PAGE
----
56.   The lowest part or base; the ground part; the bottom, as of a mountain or column; also, the last of a row or series; the end or extremity, esp. if associated with inferiority; as, the foot of a hill; the foot of the procession; the foot of a class; the foot of the bed.
  57.   walk ( informal); " let's hoof it to the disco"

Quotes of foot

  1. It is a light thing for whoever keeps his foot outside trouble to advise and counsel him that suffers. – Aeschylus
  2. None can less afford to delay than the aged sinner. Now is the time. Now or never. You have, as it were, one foot already in the grave. Your opportunities will soon be over. Strive, then, I entreat you, to enter in at the strait gate. – Archibald Alexander
  3. Every pioneer and musician who could carry a musket went into the ranks. Even the sick and foot -sore, who could not keep up in the march, came up as soon as they could find their regiments, and took their places in line of battle, while it was battle, indeed. – Joshua Chamberlain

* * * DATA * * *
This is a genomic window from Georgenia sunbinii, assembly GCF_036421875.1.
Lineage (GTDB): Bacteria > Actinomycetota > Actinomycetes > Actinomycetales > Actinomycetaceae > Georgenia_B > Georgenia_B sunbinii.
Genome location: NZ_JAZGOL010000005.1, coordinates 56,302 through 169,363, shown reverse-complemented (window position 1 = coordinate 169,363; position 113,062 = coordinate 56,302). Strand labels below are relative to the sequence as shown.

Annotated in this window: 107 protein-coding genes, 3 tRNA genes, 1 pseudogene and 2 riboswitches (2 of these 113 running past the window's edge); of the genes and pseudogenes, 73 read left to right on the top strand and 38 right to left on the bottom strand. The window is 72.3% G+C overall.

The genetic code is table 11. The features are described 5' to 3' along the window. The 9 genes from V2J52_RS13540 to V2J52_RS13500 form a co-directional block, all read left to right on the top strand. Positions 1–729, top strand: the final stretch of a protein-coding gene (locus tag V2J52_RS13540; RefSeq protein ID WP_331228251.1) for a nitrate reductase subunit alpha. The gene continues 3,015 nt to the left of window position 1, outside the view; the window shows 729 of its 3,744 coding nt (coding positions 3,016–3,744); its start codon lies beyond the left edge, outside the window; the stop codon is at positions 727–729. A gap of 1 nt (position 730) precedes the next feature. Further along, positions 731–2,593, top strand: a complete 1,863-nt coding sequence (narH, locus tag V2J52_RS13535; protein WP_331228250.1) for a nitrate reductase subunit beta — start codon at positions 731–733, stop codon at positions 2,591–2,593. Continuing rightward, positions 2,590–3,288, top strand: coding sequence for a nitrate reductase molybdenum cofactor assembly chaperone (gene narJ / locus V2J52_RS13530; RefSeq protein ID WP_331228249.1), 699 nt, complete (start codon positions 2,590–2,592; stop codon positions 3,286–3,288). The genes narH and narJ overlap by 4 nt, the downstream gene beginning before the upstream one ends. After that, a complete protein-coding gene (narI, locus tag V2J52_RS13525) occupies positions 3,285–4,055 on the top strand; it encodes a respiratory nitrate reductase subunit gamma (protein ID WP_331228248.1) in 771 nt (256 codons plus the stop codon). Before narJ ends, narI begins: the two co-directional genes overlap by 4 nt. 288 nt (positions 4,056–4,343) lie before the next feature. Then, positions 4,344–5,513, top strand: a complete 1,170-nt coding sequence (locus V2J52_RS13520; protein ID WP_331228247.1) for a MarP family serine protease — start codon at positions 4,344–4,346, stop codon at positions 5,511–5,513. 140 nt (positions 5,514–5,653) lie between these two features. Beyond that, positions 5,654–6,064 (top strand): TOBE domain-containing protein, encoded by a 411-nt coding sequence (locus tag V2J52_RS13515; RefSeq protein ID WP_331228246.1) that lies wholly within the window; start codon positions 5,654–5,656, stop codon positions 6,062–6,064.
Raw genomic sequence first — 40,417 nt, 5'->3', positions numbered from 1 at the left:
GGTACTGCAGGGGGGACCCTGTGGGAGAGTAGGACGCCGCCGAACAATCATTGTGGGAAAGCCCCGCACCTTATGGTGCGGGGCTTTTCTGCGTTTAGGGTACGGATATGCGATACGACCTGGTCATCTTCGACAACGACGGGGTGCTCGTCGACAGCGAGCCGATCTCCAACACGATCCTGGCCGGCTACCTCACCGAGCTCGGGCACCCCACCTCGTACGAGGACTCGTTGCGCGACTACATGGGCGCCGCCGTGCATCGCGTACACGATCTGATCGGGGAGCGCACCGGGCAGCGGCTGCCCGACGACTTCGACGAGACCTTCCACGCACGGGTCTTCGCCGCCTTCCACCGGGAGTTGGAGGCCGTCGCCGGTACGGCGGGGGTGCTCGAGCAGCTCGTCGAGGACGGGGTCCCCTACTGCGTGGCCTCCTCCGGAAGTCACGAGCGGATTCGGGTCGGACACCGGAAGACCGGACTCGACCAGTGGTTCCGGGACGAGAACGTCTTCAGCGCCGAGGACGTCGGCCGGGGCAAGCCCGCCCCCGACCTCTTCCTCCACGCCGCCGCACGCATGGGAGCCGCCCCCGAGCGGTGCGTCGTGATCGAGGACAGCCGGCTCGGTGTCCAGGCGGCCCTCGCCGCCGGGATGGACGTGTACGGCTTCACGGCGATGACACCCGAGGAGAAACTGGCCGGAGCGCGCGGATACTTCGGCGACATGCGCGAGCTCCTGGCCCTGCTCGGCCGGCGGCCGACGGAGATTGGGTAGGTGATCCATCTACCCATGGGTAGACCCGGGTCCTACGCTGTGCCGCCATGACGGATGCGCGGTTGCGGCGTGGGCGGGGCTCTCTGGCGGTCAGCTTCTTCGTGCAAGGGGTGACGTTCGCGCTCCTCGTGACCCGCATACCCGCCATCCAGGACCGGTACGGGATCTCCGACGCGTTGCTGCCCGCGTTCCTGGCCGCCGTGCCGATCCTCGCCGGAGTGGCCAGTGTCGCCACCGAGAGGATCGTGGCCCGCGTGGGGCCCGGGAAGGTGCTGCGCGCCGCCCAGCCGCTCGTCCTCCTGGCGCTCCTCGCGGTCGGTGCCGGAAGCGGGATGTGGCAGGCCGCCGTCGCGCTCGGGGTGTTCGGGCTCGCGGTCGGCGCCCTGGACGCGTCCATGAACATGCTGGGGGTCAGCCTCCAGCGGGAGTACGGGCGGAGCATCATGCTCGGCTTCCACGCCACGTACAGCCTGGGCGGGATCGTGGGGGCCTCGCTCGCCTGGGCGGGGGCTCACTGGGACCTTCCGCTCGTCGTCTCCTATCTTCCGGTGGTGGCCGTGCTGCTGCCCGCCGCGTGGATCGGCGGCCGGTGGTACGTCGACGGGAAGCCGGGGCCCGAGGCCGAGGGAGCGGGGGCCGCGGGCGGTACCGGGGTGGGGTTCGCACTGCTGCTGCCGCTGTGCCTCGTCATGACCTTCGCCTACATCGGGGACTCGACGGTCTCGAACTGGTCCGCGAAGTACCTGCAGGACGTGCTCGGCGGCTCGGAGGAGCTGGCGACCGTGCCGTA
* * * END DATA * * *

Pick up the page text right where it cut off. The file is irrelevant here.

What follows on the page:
4. I would think that other people could see if you had other talents. I grew and expanded from the Elly May role. I was doing real estate and personal appearances and kept my foot in the door. – Donna Douglas
  5. No man ever achieved worth -while success who did not, at one time or other, find himself with at least one foot hanging well over the brink of failure. – Napoleon Hill
  6. Where there is a will, there is a way. If there is a chance in a million that you can do something, anything, to keep what you want from ending, do it. Pry the door open or, if need be, wedge your foot in that door and keep it open. – Pauline Kael
  7. I saw what looked like another fallen tree in front of me and put my foot on it to cross over. At that moment it reared up in front of me -the biggest python I had ever seen! – Louis Leakey
  8. Everybody loves you when you're six foot in the ground. – John Lennon